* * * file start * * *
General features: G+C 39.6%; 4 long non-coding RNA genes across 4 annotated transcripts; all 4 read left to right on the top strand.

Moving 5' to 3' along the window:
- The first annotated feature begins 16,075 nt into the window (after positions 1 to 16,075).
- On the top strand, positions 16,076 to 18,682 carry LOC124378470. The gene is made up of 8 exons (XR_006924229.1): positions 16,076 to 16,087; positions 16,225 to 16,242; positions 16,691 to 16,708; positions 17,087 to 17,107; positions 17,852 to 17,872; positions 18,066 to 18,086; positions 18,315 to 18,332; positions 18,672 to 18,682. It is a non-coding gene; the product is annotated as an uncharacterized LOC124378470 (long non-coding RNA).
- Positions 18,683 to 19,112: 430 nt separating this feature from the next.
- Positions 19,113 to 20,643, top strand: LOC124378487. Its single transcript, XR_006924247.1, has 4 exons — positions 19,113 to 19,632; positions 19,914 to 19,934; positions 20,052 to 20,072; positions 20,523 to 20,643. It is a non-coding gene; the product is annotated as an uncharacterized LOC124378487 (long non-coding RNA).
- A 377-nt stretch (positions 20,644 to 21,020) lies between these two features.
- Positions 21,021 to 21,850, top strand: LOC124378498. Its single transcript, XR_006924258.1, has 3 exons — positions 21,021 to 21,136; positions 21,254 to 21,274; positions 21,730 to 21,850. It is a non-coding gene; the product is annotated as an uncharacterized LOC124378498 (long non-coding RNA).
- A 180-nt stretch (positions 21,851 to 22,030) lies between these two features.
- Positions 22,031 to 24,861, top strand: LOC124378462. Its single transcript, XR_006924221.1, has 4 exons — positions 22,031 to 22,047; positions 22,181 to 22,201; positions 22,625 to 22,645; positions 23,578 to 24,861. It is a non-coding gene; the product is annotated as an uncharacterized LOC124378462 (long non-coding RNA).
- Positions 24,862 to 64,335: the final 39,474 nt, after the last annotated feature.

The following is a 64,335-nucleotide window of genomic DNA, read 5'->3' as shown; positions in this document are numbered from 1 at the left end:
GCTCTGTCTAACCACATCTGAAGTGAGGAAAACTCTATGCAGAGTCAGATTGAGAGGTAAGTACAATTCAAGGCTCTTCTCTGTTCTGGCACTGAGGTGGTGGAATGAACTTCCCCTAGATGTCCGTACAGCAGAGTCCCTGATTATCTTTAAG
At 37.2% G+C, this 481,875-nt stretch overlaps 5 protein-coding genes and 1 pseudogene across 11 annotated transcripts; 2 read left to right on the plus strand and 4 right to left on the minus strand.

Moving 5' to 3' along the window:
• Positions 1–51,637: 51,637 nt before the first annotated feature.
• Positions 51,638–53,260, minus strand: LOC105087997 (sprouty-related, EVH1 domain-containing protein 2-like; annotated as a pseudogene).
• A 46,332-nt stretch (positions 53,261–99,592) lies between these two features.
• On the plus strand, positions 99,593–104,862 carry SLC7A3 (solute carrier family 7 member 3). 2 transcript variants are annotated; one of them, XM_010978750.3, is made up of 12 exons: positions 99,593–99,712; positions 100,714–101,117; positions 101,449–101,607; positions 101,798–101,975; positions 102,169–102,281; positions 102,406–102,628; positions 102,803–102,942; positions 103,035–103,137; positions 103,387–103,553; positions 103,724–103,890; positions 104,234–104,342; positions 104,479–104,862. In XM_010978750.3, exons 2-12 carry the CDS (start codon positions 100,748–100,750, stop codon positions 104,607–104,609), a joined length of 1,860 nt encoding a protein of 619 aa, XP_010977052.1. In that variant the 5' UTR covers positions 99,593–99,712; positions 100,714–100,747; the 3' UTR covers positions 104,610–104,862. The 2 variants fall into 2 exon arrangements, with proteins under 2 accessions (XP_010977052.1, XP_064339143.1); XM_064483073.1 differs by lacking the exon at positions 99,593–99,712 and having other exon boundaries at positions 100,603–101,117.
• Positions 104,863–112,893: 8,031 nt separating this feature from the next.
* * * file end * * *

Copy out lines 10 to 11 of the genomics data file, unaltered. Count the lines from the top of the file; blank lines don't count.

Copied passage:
- Positions 22,031 to 24,861, top strand: LOC124378462. Its single transcript, XR_006924221.1, has 4 exons — positions 22,031 to 22,047; positions 22,181 to 22,201; positions 22,625 to 22,645; positions 23,578 to 24,861. It is a non-coding gene; the product is annotated as an uncharacterized LOC124378462 (long non-coding RNA).
- Positions 24,862 to 64,335: the final 39,474 nt, after the last annotated feature.